This skill came together from a few different threads of inspiration. First off, I think the kitchen is one of the most interesting arenas for voice first exploration. Not only is it a key communal place in a household, but it also lends itself especially well to handsfree interactions. Ever struggled to TouchID unlock an iPhone with food on your hands that went to sleep right before you needed to read step 3 of a recipe? The burners already on, you better hurry! So you peck in your passcode with your knuckle instead only to get a join our email list popup overlay from some janky recipe site. Chop Chop isn’t a recipe skill, but it emerged from a desire for reduced friction with technology in the kitchen.
To this point, multi-modal Alexa devices are especially useful in the kitchen. Your hands are tied up while you’re cooking, so a voice-first interaction makes a lot of sense. But the addition of a screen can add a lot of value. Again, recipes are an obvious use case here. But with Chop Chop, a quick visual cue about how to slice up a mysterious piece of produce might be all you need to get an injection of confidence and some direction so you can keep things moving with your cooking. Reading about how to chop something in a recipe can feel super abstract. But when you see someone else doing it, it just clicks.
Finally, Chop Chop is an exploration of native voice-first content creation. Sure there are loads of how-to videos on YouTube from all sorts of channels showing you how to chop all sorts of things. But you need to search and click around quite a bit. And once you find a relevant video, you still have to click past the ad and the intro and the chatter to scrub through and find what you need. This is super inefficient when you’re in the kitchen and in the go zone. Chop Chop strips all of that away. It’s designed to give you exactly what you need, when you need it, in the shortest possible time between when you need help and when you get it.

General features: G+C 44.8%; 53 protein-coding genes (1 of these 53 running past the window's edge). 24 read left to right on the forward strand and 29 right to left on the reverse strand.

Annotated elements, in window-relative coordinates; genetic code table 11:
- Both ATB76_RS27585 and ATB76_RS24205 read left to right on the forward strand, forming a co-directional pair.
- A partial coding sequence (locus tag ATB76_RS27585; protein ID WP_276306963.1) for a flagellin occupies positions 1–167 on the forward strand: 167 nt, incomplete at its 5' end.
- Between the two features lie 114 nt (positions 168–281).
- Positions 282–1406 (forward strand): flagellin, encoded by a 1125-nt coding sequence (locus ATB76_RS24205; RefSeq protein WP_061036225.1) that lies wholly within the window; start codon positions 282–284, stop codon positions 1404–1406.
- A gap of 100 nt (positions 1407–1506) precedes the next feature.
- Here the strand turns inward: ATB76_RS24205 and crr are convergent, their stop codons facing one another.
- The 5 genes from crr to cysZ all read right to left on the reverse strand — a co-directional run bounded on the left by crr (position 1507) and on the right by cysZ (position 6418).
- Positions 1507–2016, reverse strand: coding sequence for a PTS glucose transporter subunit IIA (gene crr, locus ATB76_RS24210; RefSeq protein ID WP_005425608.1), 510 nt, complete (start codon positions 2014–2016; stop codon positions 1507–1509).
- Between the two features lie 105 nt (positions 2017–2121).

What it does
Chop Chop is a handsfree kitchen companion serving up fun, easy to follow video tutorials for chopping fresh produce. Users can ask for any fruit or vegetable. From the basics to the exotics, the skill provides entertaining yet highly useful step-by-step instructional videos. Featuring 40+ original videos at launch, we’ll continue adding new fruits and veggies to the catalog over time.
There are no menus. No categories. And intentionally minimal navigation. Users are welcomed with, “Hello, what would you like to chop?” If we have it, a video will start playing immediately. If we don’t have it, users are encouraged to submit their requests on a companion microsite, FlavorFriday.com. The intention here, beyond creating a dynamic skill with fresh content, is to develop an understanding and expectation with users to feel like their hands are on the wheel – and that they have a stake in the direction and evolution of the skill. If someone requests a Cherimoya, we want them to find a Cherimoya video next time they return to the skill by simply asking “What’s New?!”.
How I built it